Will Ingesting Silver Kill the Coronavirus?

Will Ingesting Silver Kill the Coronavirus? February 13, 2020

Like many others, I’ve been following updates and news on the novel coronavirus that has shut down Wuhan, China. While I’ve been avoiding clear conspiracies—this virus is almost certainly not a bioweapon cooked up in a lab—I’m sympathetic to widespread distrust of China’s reporting of the virus. I have not, however, blogged about the virus. The other day I pondered this, wondering what angle I could take if I did blog about it, and it occurred to me that there are likely evangelical leaders out there arguing for miracle prayer cures or some such.

I didn’t go looking for this. Instead, it came to me, right there in my twitter feed. It was Jim Bakker and his damnable silver solution. Ah yes, you remember—that silver solution. I’ve blogged about it before.

Really? Really, Jim Bakker? Really??

I took the liberty of transcribing the clip, which features Jim Bakker, his silver solution, and naturopath Sherrill Sellman:

Jim Bakker: This influenza that is now circling the globe, you’re saying that silver solution would be effective.

Sherrill Sellman: Well let’s say it hasn’t been tested on this strain on the coronavirus, but it’s been tested on other strains of the coronavirus and has been able to eliminate it within 12 hours. Totally eliminate it. Kills it. Deactivates it. And then it boosts your immune system so then you can support the recovery, because when you kill the virus then the immune system comes into action to clear it out. So you want a vibrant immune system as well as an ability to deactivate these viruses. 

Um…

No.

I researched silver the last time I wrote about Jim Bakker, and here is what I found:

The FDA banned silver for medicinal uses back in the 1990s. Your body does not need silver, and silver toxicity is a thing. If enough silver builds up in your body, it can damage the kidney and liver. People can die—and have died. Why can Bakker sell it, if the FDA has banned it? Because Bakker’s product is classified as a dietary supplement, not a medicine, and the FDA does not regulate dietary supplements. At all.

Most statements on the dangers of silver use the term “colloidal silver.” On his website, Bakker says his product is made with “nano-silver,” which he claims is a new formula different from colloidal silver. It’s not. They’re the same damn thing. My bet? I’d suggest that supplement promoters like Bakker had a powerful incentive to get away from the negative search results that come up for “colloidal silver.” Inventing a brand new name did the trick.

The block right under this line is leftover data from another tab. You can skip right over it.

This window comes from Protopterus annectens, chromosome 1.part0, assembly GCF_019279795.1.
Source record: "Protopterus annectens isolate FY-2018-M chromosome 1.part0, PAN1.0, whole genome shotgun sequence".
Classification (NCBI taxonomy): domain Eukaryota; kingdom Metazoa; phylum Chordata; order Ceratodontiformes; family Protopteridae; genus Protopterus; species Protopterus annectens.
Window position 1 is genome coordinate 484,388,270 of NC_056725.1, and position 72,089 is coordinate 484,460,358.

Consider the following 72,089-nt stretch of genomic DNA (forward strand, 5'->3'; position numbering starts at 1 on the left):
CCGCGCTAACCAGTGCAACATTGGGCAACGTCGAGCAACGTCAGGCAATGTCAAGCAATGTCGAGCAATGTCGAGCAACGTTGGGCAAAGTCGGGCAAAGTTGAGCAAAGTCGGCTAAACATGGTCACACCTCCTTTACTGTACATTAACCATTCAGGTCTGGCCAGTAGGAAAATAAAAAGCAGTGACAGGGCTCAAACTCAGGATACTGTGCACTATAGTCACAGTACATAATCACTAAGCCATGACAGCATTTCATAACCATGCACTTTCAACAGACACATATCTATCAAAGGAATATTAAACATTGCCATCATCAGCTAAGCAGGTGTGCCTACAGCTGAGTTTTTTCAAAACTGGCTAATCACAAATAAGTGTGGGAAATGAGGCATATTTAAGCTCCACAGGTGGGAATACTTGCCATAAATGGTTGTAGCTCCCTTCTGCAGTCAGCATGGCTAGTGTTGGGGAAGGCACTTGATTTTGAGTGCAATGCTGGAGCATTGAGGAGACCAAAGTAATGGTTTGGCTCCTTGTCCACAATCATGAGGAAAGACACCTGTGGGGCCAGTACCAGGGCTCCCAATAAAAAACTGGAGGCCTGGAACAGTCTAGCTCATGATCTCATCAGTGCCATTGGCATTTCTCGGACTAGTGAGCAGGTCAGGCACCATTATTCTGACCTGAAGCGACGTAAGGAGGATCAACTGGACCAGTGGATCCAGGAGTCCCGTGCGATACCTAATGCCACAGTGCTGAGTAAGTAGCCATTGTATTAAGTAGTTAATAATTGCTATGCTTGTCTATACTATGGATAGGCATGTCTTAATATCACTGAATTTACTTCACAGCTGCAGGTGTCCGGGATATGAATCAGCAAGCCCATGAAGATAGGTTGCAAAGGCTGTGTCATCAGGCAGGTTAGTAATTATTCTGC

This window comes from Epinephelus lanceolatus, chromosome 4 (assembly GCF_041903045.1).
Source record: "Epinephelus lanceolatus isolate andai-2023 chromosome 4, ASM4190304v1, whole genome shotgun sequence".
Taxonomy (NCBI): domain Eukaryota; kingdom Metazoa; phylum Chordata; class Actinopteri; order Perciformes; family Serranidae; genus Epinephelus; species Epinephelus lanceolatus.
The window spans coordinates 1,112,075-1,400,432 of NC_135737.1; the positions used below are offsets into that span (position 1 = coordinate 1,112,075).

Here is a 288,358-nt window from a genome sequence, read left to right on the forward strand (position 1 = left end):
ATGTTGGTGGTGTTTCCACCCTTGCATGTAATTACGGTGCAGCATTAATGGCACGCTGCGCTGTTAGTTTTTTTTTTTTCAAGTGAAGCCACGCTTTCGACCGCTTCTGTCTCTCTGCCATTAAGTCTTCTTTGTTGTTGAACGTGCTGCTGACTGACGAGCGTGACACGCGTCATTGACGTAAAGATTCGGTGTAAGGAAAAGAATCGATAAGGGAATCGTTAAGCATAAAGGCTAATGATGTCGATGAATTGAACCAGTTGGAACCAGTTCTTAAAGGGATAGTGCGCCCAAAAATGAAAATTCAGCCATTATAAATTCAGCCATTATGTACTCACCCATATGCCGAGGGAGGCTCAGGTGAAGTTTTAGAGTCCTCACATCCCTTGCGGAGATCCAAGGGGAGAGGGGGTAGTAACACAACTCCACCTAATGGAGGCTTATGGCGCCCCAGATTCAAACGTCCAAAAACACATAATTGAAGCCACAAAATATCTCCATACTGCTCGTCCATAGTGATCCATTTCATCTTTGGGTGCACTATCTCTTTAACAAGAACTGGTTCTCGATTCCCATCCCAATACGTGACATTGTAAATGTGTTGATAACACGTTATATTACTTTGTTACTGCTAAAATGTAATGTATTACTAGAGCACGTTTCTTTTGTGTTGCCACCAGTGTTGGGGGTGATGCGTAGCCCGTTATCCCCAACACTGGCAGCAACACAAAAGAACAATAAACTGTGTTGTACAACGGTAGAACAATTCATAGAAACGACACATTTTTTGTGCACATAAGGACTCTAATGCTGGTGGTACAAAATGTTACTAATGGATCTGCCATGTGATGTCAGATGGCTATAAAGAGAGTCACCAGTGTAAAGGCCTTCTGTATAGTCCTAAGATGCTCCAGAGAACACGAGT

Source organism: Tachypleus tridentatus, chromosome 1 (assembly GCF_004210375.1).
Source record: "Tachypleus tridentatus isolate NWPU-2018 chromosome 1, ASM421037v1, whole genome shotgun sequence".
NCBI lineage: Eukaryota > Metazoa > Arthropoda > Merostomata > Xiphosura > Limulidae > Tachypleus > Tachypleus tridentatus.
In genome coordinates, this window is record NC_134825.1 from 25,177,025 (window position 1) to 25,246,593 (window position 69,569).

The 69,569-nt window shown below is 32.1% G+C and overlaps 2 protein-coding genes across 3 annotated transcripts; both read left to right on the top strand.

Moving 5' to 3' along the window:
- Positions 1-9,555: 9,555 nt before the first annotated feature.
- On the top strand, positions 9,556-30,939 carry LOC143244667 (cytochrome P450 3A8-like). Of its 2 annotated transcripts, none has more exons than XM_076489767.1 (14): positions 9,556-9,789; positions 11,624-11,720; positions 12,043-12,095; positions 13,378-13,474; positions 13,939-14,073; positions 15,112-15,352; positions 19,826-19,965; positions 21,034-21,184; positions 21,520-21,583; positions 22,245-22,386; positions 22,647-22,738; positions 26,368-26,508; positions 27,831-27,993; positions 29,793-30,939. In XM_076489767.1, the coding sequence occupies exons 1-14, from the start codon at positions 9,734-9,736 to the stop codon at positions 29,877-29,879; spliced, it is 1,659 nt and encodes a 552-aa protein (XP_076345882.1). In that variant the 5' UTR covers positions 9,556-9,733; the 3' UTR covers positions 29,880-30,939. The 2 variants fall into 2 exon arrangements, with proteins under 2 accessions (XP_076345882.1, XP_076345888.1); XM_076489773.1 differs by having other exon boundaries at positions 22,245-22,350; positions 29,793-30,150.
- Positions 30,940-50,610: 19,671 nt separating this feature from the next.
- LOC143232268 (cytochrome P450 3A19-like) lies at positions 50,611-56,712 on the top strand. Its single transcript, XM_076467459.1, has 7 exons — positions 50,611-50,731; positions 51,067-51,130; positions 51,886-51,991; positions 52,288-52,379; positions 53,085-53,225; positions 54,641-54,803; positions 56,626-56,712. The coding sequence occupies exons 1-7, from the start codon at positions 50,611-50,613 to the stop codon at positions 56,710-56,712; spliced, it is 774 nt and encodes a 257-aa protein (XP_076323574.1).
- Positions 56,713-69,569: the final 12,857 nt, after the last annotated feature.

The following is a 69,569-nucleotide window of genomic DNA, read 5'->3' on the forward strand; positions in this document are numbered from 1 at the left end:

It is true, by the way, that silver particles have antibacterial effects in test tubes. There is no evidence, however, that it continues to have such properties inside the body, where there are lots of other things going on—and then there’s the issue of potential silver toxicity. Silver does have applications, but not as something you ingest:

A number of studies have investigated the use of silver-containing dressings on skin ulcers and wounds. Many of these have found that the silver particles exerted antibacterial properties that aid the treatment of diabetic ulcers, skin grafts, bed sores, necrotizing fasciitis, and other serious skin injuries.

Silver has a role in dressings for wounds, and in water filters. It just doesn’t have a role inside your body. And if you end up with too much of it in your body, things could get very, very bad.

Put simply, silver does not boost your immune system and it does not kill viruses or bacteria when ingested. More than that, ingesting silver is actually bad for you. Have a look at this, from the Mayo Clinic:

It’s not clear how much colloidal silver may be harmful, but it can build up in your body’s tissues over months or years. Most commonly, this results in argyria (ahr-JIR-e-uh), a blue-gray discoloration of your skin, eyes, internal organs, nails and gums. While argyria doesn’t usually pose a serious health problem, it can be a cosmetic concern because it doesn’t go away when you stop taking silver products.

Well that doesn’t sound cool.

Does silver have antibacterial properties? Yes. It’s used in some wound dressings. Does that mean you should ingest it? No! Not only are there no studies showing that silver’s antibacterial properties are effective when ingested, silver is also toxic when ingested. (Beyond that, the novel coronavirus isn’t a bacteria! It’s a virus!)

I did some more digging just now, and it’s true that scientists are researching how silver might be used in antibiotics to enhance their effectiveness. Still, even articles touting these studies make the risks and the need for further research and testing crystal clear—and no one is suggesting it should be ingested willy nilly:

Vance Fowler, an infectious-disease physician at Duke University in Durham, North Carolina, says the work is “really cool” but sounds a note of caution about the potential toxicity of silver. “It has had a checkered past,” he says.

In the 1990s, for example, a heart valve made by St. Jude Medical, based in St. Paul, Minnesota, included parts covered with a silver coating called Silzone to fight infection. “It did a fine job of preventing infection,” says Fowler. “The problem was that the silver was also toxic to heart tissue.” As a result the valves often leaked.

Before adding silver to antibiotics, “we’ll have to address the toxicity very carefully”, says Fowler. Ingesting too much silver can also cause argyria, a condition in which the skin turns a blue-grey color — and the effect is permanent.

Ingesting silver will not protect you from the coronavirus, but it might make you turn blue. Unless your life goal is to look like one of the Na’vi from Avatar, taking Bakker’s silver pills is an awful idea.

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